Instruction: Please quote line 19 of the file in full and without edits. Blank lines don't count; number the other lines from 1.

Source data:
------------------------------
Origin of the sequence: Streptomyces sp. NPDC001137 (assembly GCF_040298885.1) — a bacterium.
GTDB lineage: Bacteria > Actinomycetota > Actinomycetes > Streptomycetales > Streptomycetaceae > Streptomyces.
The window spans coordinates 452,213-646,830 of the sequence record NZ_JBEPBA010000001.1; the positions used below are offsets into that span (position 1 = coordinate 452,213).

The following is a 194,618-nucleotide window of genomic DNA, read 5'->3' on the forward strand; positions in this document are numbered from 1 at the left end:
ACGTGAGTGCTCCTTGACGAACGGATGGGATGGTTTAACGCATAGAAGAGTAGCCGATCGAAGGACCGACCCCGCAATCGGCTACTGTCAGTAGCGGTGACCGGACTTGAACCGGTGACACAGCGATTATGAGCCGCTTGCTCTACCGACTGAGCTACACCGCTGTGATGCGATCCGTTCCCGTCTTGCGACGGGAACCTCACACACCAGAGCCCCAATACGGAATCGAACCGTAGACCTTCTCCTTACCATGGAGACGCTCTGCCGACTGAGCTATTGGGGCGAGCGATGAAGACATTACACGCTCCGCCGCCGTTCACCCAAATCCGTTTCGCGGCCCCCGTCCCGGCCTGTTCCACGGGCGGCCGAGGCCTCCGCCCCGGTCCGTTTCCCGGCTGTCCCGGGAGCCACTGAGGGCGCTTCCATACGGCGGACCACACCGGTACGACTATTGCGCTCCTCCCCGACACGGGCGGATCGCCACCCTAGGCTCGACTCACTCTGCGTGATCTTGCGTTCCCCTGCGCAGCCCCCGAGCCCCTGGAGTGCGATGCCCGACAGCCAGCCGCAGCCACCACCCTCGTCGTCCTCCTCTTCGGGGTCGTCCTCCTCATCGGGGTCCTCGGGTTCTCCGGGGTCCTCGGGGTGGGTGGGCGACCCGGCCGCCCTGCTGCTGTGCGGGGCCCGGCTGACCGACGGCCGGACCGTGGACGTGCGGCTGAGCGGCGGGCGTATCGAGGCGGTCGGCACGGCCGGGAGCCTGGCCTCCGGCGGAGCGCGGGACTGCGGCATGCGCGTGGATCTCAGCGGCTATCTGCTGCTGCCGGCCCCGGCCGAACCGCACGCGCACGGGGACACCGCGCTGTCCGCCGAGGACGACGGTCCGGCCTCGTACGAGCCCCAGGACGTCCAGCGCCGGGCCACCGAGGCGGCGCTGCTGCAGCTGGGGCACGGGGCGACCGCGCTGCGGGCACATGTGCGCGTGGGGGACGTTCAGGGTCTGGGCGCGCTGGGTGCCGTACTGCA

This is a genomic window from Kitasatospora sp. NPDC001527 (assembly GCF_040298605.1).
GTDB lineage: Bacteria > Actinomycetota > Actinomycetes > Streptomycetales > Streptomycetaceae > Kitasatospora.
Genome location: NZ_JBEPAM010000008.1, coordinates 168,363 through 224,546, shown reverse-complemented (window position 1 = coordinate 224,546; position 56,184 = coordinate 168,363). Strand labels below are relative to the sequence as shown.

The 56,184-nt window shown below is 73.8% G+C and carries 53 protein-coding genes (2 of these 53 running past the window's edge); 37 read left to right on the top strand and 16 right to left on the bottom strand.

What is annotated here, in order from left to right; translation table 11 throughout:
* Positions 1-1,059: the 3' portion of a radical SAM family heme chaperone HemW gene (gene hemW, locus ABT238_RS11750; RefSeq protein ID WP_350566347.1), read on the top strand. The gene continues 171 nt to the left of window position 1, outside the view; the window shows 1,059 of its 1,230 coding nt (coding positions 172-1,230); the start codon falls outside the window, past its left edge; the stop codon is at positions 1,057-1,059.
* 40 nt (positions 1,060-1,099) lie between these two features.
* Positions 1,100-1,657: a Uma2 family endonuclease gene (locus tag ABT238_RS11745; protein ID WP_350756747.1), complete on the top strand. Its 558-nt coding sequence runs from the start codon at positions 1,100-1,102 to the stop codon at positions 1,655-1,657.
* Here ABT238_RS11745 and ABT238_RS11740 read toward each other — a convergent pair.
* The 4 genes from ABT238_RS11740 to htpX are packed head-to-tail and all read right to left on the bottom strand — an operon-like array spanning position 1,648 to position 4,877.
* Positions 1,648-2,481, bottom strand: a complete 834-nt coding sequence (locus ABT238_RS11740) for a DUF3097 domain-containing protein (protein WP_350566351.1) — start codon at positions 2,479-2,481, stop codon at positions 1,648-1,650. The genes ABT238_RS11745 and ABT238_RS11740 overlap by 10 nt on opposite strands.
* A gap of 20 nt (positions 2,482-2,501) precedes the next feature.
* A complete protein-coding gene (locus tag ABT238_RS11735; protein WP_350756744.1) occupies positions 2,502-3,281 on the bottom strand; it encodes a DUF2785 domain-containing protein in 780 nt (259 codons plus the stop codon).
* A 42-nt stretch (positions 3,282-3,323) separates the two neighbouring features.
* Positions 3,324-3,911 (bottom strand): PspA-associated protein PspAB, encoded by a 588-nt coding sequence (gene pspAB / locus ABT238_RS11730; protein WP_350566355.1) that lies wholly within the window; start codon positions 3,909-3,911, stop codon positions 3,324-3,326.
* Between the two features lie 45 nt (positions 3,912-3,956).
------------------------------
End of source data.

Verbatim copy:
* A 42-nt stretch (positions 3,282-3,323) separates the two neighbouring features.